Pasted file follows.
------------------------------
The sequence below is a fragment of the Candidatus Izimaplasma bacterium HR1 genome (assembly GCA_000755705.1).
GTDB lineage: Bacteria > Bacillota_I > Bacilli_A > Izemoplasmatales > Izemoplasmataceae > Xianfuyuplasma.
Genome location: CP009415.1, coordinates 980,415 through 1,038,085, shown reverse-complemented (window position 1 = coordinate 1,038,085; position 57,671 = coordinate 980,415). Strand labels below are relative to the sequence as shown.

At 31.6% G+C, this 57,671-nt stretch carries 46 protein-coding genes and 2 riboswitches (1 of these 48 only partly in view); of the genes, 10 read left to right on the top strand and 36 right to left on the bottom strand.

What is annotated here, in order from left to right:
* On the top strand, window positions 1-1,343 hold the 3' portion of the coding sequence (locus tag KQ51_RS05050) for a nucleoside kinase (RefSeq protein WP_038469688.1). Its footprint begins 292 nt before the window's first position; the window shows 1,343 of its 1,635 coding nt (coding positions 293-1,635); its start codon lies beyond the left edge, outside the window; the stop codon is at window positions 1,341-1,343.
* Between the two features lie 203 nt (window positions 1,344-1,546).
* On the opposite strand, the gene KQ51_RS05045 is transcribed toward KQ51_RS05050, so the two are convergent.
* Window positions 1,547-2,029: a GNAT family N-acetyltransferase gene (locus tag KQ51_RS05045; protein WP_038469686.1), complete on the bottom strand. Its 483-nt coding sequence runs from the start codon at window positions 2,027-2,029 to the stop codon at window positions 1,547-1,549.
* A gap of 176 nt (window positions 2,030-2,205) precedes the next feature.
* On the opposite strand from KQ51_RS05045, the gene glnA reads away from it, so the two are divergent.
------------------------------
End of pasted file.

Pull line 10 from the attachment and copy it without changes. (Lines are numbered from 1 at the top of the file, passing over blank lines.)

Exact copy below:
* A gap of 176 nt (window positions 2,030-2,205) precedes the next feature.